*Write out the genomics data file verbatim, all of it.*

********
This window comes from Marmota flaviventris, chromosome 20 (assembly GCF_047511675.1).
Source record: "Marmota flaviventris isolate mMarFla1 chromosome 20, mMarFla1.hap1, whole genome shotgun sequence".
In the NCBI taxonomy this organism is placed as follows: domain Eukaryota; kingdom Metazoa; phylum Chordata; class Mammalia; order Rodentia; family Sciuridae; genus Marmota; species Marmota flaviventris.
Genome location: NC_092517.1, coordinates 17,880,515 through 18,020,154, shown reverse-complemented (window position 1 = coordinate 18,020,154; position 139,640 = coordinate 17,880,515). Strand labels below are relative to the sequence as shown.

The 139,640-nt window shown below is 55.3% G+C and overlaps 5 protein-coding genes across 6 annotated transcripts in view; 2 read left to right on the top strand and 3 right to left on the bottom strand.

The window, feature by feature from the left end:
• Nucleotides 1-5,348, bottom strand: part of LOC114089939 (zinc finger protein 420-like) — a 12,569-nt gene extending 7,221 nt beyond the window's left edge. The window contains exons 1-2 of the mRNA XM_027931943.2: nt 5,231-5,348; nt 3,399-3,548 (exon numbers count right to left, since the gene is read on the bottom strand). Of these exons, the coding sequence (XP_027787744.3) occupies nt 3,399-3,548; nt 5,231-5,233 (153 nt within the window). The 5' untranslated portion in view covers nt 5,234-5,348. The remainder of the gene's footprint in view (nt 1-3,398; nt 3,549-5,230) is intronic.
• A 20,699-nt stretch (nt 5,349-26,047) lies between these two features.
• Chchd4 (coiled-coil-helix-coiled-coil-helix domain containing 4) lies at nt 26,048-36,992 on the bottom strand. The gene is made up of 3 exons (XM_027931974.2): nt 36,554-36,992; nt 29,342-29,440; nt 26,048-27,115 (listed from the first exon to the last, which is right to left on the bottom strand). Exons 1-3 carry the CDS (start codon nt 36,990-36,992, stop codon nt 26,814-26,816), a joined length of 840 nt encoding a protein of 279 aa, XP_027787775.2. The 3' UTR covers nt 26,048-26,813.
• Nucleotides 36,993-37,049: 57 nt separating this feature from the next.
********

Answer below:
This window comes from Marmota flaviventris, chromosome 20 (assembly GCF_047511675.1).
Source record: "Marmota flaviventris isolate mMarFla1 chromosome 20, mMarFla1.hap1, whole genome shotgun sequence".
In the NCBI taxonomy this organism is placed as follows: domain Eukaryota; kingdom Metazoa; phylum Chordata; class Mammalia; order Rodentia; family Sciuridae; genus Marmota; species Marmota flaviventris.
Genome location: NC_092517.1, coordinates 17,880,515 through 18,020,154, shown reverse-complemented (window position 1 = coordinate 18,020,154; position 139,640 = coordinate 17,880,515). Strand labels below are relative to the sequence as shown.

The 139,640-nt window shown below is 55.3% G+C and overlaps 5 protein-coding genes across 6 annotated transcripts in view; 2 read left to right on the top strand and 3 right to left on the bottom strand.

The window, feature by feature from the left end:
• Nucleotides 1-5,348, bottom strand: part of LOC114089939 (zinc finger protein 420-like) — a 12,569-nt gene extending 7,221 nt beyond the window's left edge. The window contains exons 1-2 of the mRNA XM_027931943.2: nt 5,231-5,348; nt 3,399-3,548 (exon numbers count right to left, since the gene is read on the bottom strand). Of these exons, the coding sequence (XP_027787744.3) occupies nt 3,399-3,548; nt 5,231-5,233 (153 nt within the window). The 5' untranslated portion in view covers nt 5,234-5,348. The remainder of the gene's footprint in view (nt 1-3,398; nt 3,549-5,230) is intronic.
• A 20,699-nt stretch (nt 5,349-26,047) lies between these two features.
• Chchd4 (coiled-coil-helix-coiled-coil-helix domain containing 4) lies at nt 26,048-36,992 on the bottom strand. The gene is made up of 3 exons (XM_027931974.2): nt 36,554-36,992; nt 29,342-29,440; nt 26,048-27,115 (listed from the first exon to the last, which is right to left on the bottom strand). Exons 1-3 carry the CDS (start codon nt 36,990-36,992, stop codon nt 26,814-26,816), a joined length of 840 nt encoding a protein of 279 aa, XP_027787775.2. The 3' UTR covers nt 26,048-26,813.
• Nucleotides 36,993-37,049: 57 nt separating this feature from the next.